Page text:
Journalist out after tainted reporting. What’s the PR damage?

The Intercept retracts or corrects unverifiable stories on a racist shooter, Donald Trump and others. Is there a lesson in its mea culpa for other organizations in crises?

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In the news business, no brand crisis is more damaging than allegations that your product was tainted by a reporter’s fabrications.

The Intercept , a site specializing in investigative reporting, revealed that it had parted ways with staff reporter Juan Thompson after he allegedly engaged in a pattern of deceit that involved unverifiable quotes and creating fake email addresses.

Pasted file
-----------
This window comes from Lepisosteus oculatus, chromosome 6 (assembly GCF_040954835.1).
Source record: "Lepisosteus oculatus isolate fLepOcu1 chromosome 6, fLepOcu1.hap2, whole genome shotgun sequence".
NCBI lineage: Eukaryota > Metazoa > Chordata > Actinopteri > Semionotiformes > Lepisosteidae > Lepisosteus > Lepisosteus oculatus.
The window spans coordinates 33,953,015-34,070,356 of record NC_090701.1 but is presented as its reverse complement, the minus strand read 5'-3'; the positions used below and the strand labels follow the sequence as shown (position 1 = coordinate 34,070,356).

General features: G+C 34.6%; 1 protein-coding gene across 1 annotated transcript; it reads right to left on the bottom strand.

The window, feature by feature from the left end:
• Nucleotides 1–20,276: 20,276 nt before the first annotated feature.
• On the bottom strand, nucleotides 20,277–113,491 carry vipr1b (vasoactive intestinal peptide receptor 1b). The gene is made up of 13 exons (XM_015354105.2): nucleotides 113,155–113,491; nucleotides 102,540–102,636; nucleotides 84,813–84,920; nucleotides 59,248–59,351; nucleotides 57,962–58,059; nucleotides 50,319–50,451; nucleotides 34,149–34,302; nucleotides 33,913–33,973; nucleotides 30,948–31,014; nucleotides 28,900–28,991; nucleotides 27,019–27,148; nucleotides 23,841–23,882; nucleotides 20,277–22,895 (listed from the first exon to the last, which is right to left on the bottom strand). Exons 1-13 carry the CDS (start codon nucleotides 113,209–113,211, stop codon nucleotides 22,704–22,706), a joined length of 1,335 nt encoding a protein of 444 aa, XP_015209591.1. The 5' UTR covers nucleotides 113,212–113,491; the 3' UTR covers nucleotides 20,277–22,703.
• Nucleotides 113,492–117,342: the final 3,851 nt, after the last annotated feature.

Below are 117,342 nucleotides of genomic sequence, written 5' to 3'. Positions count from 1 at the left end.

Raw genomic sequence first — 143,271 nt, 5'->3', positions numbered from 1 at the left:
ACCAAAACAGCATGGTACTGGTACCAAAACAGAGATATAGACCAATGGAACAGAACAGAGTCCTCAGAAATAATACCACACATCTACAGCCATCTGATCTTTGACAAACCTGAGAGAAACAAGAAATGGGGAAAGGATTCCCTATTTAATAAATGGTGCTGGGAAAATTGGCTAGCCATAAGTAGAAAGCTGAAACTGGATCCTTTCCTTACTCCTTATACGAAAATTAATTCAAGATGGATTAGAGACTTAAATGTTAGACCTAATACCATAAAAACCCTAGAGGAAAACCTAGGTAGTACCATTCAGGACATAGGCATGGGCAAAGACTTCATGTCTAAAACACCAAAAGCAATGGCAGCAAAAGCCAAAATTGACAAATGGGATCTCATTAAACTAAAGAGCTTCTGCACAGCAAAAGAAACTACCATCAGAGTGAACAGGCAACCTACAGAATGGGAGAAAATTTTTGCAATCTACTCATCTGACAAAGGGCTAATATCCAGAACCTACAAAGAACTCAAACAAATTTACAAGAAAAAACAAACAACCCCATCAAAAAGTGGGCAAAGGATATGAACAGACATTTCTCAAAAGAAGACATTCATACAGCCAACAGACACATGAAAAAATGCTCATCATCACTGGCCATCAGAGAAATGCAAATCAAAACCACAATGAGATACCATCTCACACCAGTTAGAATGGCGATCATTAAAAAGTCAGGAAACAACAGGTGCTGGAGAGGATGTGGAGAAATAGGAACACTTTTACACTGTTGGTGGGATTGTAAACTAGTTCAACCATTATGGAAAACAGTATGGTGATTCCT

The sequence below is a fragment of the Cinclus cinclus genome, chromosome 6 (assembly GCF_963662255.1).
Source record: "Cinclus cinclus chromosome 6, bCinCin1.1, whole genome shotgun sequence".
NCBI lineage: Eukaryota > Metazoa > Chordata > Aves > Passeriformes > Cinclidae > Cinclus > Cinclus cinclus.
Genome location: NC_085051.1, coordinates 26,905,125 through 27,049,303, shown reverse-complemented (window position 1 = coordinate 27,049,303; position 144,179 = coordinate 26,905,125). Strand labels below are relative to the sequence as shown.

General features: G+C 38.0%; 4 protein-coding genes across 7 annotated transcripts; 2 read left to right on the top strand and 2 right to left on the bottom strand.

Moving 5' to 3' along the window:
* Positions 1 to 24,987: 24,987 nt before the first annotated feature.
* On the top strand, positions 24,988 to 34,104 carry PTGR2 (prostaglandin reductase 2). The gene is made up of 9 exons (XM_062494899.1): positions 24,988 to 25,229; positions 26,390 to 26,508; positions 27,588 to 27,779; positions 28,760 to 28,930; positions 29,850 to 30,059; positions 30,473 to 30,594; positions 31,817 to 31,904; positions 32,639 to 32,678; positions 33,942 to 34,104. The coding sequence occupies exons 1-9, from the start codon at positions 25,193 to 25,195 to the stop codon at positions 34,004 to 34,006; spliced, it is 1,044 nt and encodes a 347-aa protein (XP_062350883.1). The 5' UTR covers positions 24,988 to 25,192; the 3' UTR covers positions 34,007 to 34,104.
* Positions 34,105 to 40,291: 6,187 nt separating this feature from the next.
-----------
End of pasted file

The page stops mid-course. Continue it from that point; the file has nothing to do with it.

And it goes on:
Editor Betsy Reed reported Tuesday that The Intercept was retracting or correcting five stories. One of them was a widely cited report that a black man had stolen the love interest of Dylann Roof, a white racist who then allegedly killed nine African-Americans in a shooting spree in a church in Charleston, South Carolina.

The story quoted Roof’s cousin, but an editor’s note now states, “After speaking with two members of Dylann Roof’s family, The Intercept can no longer stand by the premise of this story. Both individuals said that they do not know of a cousin named Scott Roof.”

‘Great lengths to deceive his editors’

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